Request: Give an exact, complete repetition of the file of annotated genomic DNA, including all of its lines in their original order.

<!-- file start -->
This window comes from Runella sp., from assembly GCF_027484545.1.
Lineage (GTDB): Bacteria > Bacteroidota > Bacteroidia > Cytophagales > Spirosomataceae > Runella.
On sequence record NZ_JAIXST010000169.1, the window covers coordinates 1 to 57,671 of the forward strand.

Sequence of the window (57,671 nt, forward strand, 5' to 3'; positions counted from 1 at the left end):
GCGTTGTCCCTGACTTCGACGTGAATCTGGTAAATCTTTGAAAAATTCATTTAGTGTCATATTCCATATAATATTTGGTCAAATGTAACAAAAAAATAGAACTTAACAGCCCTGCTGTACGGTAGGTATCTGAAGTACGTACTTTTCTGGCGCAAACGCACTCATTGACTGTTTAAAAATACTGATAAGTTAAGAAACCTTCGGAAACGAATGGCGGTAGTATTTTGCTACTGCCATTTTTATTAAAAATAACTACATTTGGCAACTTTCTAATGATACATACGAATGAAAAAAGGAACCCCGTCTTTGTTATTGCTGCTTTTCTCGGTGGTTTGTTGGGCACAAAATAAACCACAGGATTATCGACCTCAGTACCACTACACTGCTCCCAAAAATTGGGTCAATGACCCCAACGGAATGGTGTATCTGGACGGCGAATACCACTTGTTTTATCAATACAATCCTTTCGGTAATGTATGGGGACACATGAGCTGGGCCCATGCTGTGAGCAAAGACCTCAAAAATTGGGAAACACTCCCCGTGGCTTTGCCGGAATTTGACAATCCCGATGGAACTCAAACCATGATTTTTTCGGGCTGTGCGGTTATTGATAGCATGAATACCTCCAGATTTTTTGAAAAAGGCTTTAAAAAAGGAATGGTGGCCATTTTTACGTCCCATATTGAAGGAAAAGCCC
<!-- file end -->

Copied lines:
This window comes from Runella sp., from assembly GCF_027484545.1.
Lineage (GTDB): Bacteria > Bacteroidota > Bacteroidia > Cytophagales > Spirosomataceae > Runella.
On sequence record NZ_JAIXST010000169.1, the window covers coordinates 1 to 57,671 of the forward strand.

Sequence of the window (57,671 nt, forward strand, 5' to 3'; positions counted from 1 at the left end):
GCGTTGTCCCTGACTTCGACGTGAATCTGGTAAATCTTTGAAAAATTCATTTAGTGTCATATTCCATATAATATTTGGTCAAATGTAACAAAAAAATAGAACTTAACAGCCCTGCTGTACGGTAGGTATCTGAAGTACGTACTTTTCTGGCGCAAACGCACTCATTGACTGTTTAAAAATACTGATAAGTTAAGAAACCTTCGGAAACGAATGGCGGTAGTATTTTGCTACTGCCATTTTTATTAAAAATAACTACATTTGGCAACTTTCTAATGATACATACGAATGAAAAAAGGAACCCCGTCTTTGTTATTGCTGCTTTTCTCGGTGGTTTGTTGGGCACAAAATAAACCACAGGATTATCGACCTCAGTACCACTACACTGCTCCCAAAAATTGGGTCAATGACCCCAACGGAATGGTGTATCTGGACGGCGAATACCACTTGTTTTATCAATACAATCCTTTCGGTAATGTATGGGGACACATGAGCTGGGCCCATGCTGTGAGCAAAGACCTCAAAAATTGGGAAACACTCCCCGTGGCTTTGCCGGAATTTGACAATCCCGATGGAACTCAAACCATGATTTTTTCGGGCTGTGCGGTTATTGATAGCATGAATACCTCCAGATTTTTTGAAAAAGGCTTTAAAAAAGGAATGGTGGCCATTTTTACGTCCCATATTGAAGGAAAAGCCC